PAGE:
For a while on Saturday, it looked like another day where the unsung hero for Penn State was going to be Sam Ficken. Penn State is 4-0, but Ficken's foot is why the Lion's weren't 1-2 heading into the game Saturday with Massachusetts. When Christian Hackenberg got off to an agonizingly ssslllooowww start, reliable #97 (or, as I like to call  him, Frickin' Ficken) put a pair of field goals on the board to get the Lions some points that salvaged two drives.

This time out, however, the Lions finally got their running game going. (Truth is, I thought it started to improve in the second half of the Rutgers game). Frickin' Ficken was pretty busy the rest of the day, but this time he was sending thundering kicks through the end zone on kickoffs and kicking a mess of extra points.

But I love this kid. He's a great story. After a very shaky start at Penn State, he has become Mr. Reliable.

Nah...I don't like the sound of that.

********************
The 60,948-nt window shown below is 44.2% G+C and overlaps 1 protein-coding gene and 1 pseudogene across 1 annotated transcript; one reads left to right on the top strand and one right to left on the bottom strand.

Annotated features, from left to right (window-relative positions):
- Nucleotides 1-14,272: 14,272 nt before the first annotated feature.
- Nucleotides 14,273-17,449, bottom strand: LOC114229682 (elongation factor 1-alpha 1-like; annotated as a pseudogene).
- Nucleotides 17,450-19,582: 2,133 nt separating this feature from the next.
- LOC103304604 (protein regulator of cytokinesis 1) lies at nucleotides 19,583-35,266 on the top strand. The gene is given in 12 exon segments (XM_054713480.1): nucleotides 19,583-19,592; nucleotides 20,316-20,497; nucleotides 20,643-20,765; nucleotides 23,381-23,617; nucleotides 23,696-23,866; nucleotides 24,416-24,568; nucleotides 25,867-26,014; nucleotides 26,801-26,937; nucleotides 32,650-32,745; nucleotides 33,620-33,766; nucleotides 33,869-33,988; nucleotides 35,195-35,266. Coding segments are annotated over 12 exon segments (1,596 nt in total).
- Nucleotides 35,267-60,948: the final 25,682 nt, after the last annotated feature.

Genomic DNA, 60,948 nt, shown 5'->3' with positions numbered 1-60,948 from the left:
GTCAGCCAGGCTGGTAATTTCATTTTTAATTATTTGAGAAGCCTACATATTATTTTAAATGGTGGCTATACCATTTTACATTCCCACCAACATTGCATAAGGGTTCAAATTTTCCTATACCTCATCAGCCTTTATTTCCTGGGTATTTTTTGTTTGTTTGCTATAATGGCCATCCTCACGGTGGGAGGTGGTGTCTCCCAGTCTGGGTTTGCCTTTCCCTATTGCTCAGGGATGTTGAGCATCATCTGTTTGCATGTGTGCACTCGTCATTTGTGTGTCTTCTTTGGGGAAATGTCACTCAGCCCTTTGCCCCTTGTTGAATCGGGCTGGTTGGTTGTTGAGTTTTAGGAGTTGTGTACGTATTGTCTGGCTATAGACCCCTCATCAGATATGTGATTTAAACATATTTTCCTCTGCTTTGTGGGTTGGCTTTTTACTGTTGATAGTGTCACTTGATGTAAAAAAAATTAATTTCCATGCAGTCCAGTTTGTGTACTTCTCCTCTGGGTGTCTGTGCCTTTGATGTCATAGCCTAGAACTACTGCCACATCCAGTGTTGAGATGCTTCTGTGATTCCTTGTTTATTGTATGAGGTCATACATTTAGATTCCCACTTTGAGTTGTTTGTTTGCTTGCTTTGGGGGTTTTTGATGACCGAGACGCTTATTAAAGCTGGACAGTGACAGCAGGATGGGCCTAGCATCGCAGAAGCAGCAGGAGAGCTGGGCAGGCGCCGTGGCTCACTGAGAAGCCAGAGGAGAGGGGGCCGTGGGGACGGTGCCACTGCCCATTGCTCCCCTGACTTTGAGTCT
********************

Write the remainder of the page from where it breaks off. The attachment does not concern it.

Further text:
Frickin' Ficken. That's the ticket.

* * *


...another day, another shooting in Wilkes-Barre

There was a shooting this past week in Wilkes-Barre. Not exactly earth shaking news these days. This time out, a 23-year old man died of multiple gunshot wounds. According to the Times Leader, the victim was facing drug charges filed by police in Hanover Township.

There were the usual and predictable comments posted at local news sites. Honestly, I've gotten to where I almost never read the comments anymore. You can just cut and paste them from story to story and probably never notice the difference.